This experience allowed Gaddis to see that he could consistently throw strikes, while also realizing he had an extremely effective curveball for his age. This success often led to his name being in the newspaper, garnering attention from the Owensboro High School coach.

Gaddis was able to join the varsity team at 15 years old, something that was extremely uncommon at the time. It was there that Gaddis continued to find himself playing against older and tougher competitors, starting with a trip to Florida that no team in Kentucky high school baseball had made.

“My sophomore year was the first time that any Kentucky team ever went to Florida for spring break,” Gaddis said. “Our legendary coach Jack Hicks initiated that in the whole state… We learned the hard way. We had a short bus and we went from town to town… We were the Marco Polos of Kentucky baseball being in Florida.”

While Gaddis and company had been in gyms and were waiting out poor weather like rain and snow, the teams in Florida had been playing for months under the sun. It may not have been the most successful trip, but Gaddis believed that it prepared them for what was to come.

“I have found in my lifetime whether it’s athletics or not — I don’t care if it’s racquetball, or tennis, or pool or whatever you’re doing — you need to expose yourself to somebody better than you so you’ll get better,” Gaddis said.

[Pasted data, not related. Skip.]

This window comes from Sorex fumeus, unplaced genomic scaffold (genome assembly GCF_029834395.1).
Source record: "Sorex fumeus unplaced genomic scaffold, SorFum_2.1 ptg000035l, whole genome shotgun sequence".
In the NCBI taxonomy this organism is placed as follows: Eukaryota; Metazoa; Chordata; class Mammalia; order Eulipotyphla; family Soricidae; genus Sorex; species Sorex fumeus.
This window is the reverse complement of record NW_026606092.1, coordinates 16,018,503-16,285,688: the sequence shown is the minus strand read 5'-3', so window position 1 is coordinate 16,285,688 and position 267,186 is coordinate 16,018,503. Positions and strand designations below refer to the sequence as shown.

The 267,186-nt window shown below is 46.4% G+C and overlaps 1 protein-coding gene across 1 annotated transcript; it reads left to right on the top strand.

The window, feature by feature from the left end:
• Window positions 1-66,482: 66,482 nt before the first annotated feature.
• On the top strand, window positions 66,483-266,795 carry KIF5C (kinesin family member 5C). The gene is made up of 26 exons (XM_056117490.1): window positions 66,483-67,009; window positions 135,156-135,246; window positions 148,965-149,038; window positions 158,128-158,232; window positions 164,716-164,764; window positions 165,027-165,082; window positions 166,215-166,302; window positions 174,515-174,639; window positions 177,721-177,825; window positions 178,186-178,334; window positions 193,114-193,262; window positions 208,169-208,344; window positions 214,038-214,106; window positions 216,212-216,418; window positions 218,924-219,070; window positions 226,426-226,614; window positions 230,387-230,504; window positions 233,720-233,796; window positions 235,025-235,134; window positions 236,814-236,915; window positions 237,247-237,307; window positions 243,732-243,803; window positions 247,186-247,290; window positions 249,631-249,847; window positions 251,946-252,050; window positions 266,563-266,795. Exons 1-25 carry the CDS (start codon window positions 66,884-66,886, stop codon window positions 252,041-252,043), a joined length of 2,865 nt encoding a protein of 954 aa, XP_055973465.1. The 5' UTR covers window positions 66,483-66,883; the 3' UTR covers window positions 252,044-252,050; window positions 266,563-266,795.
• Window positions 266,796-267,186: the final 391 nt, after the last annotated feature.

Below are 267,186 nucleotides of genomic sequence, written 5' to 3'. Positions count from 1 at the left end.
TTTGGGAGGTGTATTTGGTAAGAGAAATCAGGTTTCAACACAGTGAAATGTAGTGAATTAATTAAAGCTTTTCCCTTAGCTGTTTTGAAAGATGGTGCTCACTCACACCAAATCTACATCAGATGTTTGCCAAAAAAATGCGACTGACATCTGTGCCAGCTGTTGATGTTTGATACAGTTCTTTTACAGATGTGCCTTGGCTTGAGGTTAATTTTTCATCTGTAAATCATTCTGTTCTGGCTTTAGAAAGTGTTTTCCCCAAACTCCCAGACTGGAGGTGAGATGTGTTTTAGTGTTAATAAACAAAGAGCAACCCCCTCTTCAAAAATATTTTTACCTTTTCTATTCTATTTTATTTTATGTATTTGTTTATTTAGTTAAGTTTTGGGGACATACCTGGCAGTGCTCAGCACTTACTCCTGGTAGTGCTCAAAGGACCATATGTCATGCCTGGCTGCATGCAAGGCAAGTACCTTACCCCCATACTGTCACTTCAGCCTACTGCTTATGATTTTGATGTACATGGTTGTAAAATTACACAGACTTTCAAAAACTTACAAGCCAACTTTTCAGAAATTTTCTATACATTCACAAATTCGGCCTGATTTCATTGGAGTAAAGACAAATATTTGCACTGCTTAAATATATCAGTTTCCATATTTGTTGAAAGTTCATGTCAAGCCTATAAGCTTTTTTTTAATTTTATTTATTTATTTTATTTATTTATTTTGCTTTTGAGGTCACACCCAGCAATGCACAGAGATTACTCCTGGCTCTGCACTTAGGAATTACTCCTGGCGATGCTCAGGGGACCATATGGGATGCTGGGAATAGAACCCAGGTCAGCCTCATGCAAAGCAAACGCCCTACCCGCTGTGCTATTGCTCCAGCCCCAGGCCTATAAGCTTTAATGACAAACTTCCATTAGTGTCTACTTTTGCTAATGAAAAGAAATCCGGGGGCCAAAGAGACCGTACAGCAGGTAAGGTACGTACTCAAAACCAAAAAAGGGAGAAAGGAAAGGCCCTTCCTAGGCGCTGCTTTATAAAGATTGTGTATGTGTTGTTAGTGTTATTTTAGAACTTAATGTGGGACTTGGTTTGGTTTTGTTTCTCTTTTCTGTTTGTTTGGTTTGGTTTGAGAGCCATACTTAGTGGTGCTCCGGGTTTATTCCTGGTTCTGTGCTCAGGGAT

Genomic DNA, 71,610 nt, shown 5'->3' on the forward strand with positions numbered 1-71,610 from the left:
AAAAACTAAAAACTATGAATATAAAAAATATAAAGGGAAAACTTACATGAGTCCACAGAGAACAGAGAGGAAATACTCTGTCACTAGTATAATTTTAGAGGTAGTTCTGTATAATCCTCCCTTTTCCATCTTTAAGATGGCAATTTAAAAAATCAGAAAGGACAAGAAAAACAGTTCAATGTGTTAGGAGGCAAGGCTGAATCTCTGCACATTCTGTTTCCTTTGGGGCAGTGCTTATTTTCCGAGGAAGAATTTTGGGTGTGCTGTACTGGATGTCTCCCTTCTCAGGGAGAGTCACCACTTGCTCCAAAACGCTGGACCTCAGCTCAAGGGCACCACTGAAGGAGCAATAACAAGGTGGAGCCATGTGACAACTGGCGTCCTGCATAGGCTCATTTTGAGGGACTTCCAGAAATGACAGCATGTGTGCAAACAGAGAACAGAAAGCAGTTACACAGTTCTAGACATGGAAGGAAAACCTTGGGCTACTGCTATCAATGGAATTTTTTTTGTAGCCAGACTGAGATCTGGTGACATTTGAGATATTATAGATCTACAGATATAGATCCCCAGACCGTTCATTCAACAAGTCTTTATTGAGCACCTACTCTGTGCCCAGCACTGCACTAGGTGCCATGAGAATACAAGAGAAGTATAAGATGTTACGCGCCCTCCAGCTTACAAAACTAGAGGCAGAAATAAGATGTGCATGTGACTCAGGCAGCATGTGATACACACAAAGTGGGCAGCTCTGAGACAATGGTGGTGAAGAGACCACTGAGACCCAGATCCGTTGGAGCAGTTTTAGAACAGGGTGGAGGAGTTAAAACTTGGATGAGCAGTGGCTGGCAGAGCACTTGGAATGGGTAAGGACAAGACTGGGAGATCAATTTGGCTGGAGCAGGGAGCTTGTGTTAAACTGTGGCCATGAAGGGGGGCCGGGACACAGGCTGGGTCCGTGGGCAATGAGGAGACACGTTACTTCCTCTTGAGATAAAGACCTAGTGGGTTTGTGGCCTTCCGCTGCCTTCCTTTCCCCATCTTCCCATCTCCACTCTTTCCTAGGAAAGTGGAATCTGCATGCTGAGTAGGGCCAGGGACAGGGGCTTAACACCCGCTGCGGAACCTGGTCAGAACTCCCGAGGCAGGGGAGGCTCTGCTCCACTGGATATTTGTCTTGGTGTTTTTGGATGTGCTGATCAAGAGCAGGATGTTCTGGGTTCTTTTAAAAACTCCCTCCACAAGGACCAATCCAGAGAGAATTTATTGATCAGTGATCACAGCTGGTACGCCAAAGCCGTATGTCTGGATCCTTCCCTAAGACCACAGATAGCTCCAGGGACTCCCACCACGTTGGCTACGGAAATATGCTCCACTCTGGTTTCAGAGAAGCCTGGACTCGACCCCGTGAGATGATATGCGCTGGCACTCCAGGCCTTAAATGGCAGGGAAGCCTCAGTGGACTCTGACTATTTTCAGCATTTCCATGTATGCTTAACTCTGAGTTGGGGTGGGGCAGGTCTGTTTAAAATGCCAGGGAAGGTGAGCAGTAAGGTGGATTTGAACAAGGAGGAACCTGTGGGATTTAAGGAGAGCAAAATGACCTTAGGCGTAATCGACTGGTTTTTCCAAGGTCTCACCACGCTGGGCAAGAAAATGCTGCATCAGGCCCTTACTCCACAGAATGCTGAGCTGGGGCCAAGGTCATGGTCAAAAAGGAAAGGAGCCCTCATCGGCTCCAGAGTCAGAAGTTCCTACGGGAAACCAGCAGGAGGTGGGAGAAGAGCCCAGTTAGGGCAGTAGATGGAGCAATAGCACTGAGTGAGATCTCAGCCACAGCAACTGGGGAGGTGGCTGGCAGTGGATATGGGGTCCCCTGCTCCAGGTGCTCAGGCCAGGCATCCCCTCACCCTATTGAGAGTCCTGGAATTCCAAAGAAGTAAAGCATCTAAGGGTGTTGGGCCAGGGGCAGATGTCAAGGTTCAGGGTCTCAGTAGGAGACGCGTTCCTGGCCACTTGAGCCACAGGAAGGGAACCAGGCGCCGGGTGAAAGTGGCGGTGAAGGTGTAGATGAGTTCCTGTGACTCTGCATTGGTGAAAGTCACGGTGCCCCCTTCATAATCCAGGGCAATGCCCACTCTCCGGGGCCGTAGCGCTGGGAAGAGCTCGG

The trip worked wonders for Gaddis and Owensboro, as the team went on to grab a state championship later in the year. They weren’t able to make it back to state for the rest of Gaddis’ high school career, but he continued to rack up the strikeouts.

But in a day and age where it wasn’t as easy to find talent, Gaddis wasn’t sure what his next step was. So on his graduation day, Gaddis went to his coach and asked if he would be able to continue to play baseball anywhere.

His coach began to list off a number of schools, but Ole Miss stood out. At the time, Gaddis had a friend that continually talked about the Rebels at lunch, including talking about then-Heisman candidate Archie Manning.

In a matter of a few days, Gaddis found himself at Chautauqua Park pitching and practicing an array of things for New York Yankees scout Willis Hudlin, who had a 16-year MLB career himself. Following the workout, Hudlin made a call to the Ole Miss head coach at the time, Tom Swayze. 

Swayze gave Gaddis’ father a call, and just like that a visit was in order. They got in the car and made the long trip to Oxford. While they knew they were on a recruiting visit, they weren’t expecting any of what was to come.

The first person Gaddis met when he arrived on campus was Archie Manning, who was still there during the summer for photo shoots and much more. The two still text to this day about Ole Miss and much more.